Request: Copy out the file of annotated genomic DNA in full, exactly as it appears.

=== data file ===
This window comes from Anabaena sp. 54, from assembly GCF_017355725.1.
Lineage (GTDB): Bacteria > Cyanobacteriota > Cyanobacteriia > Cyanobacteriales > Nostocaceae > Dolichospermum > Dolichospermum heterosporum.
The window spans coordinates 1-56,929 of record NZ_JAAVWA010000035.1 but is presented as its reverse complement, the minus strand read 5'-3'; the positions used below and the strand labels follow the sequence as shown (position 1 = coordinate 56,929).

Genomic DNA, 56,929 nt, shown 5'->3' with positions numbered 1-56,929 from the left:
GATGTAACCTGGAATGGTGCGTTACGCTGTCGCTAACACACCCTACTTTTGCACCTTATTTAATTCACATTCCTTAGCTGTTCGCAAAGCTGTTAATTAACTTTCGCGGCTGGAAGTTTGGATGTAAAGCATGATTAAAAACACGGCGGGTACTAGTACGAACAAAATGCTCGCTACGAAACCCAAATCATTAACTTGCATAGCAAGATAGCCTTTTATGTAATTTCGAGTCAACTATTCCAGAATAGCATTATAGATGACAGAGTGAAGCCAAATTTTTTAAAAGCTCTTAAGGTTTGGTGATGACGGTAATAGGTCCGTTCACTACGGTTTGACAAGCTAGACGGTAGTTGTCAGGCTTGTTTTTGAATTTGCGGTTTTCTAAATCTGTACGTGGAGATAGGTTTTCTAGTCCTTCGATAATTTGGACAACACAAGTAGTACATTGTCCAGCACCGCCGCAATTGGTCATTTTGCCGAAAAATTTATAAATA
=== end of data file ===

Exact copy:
This window comes from Anabaena sp. 54, from assembly GCF_017355725.1.
Lineage (GTDB): Bacteria > Cyanobacteriota > Cyanobacteriia > Cyanobacteriales > Nostocaceae > Dolichospermum > Dolichospermum heterosporum.
The window spans coordinates 1-56,929 of record NZ_JAAVWA010000035.1 but is presented as its reverse complement, the minus strand read 5'-3'; the positions used below and the strand labels follow the sequence as shown (position 1 = coordinate 56,929).

Genomic DNA, 56,929 nt, shown 5'->3' with positions numbered 1-56,929 from the left:
GATGTAACCTGGAATGGTGCGTTACGCTGTCGCTAACACACCCTACTTTTGCACCTTATTTAATTCACATTCCTTAGCTGTTCGCAAAGCTGTTAATTAACTTTCGCGGCTGGAAGTTTGGATGTAAAGCATGATTAAAAACACGGCGGGTACTAGTACGAACAAAATGCTCGCTACGAAACCCAAATCATTAACTTGCATAGCAAGATAGCCTTTTATGTAATTTCGAGTCAACTATTCCAGAATAGCATTATAGATGACAGAGTGAAGCCAAATTTTTTAAAAGCTCTTAAGGTTTGGTGATGACGGTAATAGGTCCGTTCACTACGGTTTGACAAGCTAGACGGTAGTTGTCAGGCTTGTTTTTGAATTTGCGGTTTTCTAAATCTGTACGTGGAGATAGGTTTTCTAGTCCTTCGATAATTTGGACAACACAAGTAGTACATTGTCCAGCACCGCCGCAATTGGTCATTTTGCCGAAAAATTTATAAATA